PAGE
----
Monday, February 15, 2016

Tax, Tax, Tax

Over the past seven plus years we have examined multiple proposals to "tax carbon". The academic's idea appears to be that by taxing something one uses less of it and thus since "carbon" is bad, hopefully not in the cells of our body but alas these are economists after all who most likely never took a biology course, then by taxing it there will be less of it.

Take a simple example. We tax liquor and gambling. Yep, we sure do. Have we seen its consumption decrease, no. It worked on cigarettes but there we had to tax it to oblivion, but one could also argue that it was social pressure more so.

Take the left leaning web site Project Syndicate. These folks from the left leaning policy house in DC suggest:

If, since then, each $5 increase in the oil price brought a $30 per ton decrease in the carbon tax, and each $5 decline brought a $45-per-ton increase, the result would be a $0.91 difference between the standard market price and the actual tax-inclusive consumer price last month. That increase would have raised the carbon price substantially, providing governments with revenue – reaching $375 per ton of carbon today – to apply to meeting fiscal priorities, all while cushioning the fall in gasoline prices caused by the steep decline in the price of crude. While $375 per ton is a very high price, reflecting the particularly low price of oil today, even a lower carbon price – in the range of $150-250 per ton – would be sufficient to meet international climate goals over the next decade.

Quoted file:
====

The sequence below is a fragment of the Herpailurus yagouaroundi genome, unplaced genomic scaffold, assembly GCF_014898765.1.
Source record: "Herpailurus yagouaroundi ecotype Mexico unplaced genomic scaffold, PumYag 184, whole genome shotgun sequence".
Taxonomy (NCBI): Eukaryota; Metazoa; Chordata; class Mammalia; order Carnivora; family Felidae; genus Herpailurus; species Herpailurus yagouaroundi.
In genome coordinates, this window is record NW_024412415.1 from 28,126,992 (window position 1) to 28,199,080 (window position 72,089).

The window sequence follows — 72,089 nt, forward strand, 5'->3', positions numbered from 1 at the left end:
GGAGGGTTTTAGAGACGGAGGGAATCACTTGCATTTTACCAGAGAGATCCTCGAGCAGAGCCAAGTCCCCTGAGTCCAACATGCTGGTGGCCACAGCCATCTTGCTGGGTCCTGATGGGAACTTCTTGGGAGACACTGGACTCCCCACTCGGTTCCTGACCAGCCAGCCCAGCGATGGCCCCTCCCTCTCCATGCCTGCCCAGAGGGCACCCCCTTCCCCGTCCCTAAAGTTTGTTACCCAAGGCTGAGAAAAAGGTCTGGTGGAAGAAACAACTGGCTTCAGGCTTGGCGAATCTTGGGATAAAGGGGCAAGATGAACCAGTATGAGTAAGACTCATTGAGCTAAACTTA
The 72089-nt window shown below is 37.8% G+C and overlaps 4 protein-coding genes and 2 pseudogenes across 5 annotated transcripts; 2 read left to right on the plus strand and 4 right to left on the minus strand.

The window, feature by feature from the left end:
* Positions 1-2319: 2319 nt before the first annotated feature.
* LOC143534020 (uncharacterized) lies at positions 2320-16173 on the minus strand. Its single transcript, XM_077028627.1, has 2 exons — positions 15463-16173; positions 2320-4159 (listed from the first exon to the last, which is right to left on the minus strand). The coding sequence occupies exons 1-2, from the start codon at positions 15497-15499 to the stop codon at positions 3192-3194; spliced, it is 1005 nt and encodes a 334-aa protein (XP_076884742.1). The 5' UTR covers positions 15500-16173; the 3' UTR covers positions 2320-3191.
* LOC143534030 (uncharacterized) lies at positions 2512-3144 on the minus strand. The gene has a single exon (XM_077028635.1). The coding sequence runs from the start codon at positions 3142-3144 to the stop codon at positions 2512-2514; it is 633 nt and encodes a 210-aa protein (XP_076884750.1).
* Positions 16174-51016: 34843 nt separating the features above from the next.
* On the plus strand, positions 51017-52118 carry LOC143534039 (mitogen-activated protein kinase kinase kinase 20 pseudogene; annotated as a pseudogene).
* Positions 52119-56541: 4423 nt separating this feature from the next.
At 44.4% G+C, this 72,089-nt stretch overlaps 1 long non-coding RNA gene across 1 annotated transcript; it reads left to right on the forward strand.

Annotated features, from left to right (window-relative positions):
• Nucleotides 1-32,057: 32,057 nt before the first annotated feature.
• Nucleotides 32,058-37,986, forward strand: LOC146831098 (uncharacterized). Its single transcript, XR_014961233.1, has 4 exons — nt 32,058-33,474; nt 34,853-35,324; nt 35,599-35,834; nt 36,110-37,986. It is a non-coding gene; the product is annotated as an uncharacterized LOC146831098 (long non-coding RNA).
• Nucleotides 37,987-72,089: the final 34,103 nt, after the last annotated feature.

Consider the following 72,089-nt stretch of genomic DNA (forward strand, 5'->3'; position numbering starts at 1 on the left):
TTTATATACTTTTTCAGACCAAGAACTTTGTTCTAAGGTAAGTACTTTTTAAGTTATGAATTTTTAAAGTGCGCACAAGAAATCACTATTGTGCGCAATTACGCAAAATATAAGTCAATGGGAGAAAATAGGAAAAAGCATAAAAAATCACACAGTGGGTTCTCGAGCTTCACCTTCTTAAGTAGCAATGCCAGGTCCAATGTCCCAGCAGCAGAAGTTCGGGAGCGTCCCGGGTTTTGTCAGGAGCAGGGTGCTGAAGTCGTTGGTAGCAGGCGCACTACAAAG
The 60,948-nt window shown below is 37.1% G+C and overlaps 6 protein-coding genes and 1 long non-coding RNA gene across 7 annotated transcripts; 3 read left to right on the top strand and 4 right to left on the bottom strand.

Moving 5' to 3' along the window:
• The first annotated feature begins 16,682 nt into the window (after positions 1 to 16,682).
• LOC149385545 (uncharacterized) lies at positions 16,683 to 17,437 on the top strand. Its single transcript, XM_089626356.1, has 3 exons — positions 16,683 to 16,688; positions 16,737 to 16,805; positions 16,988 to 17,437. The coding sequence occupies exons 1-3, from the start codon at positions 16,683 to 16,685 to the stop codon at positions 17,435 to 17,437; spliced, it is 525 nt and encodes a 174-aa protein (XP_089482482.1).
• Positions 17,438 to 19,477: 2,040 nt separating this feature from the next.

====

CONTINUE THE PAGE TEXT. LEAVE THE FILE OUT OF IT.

No this is not a paragraph from the new SAT. It is from two fellows who are arguing for a tax on carbon. 

The question should be; what is the problem?

Let us for the sake of brevity assume the problem is carbon emissions. Frankly I like warm weather but I guess my likes are irrelevant. Now the question should then be; how do we reduce carbon? There are two ways to answer this:

1. Economics: Tax the hell out of it.

2. Technology: Develop extraction and emission reduction mechanisms as well as non carbon emitting sources.

Now the first is easy to do if you control the economy and have no idea what else to do.

The second way is the way that took mankind out of the state of nature and into what we now call civilization. We invent things! New idea. So perhaps by not wasting time on a new App we could devote the efforts to carbon extraction. It is not really that hard, just takes focus.

So why the economics's approach. Does it solve the problem? Only at extortionary rates and only by placing the burden on those at the lower income levels. Why not for once consider the technological and stop raising taxes. And yes, the Government will just waste the money the raise any way.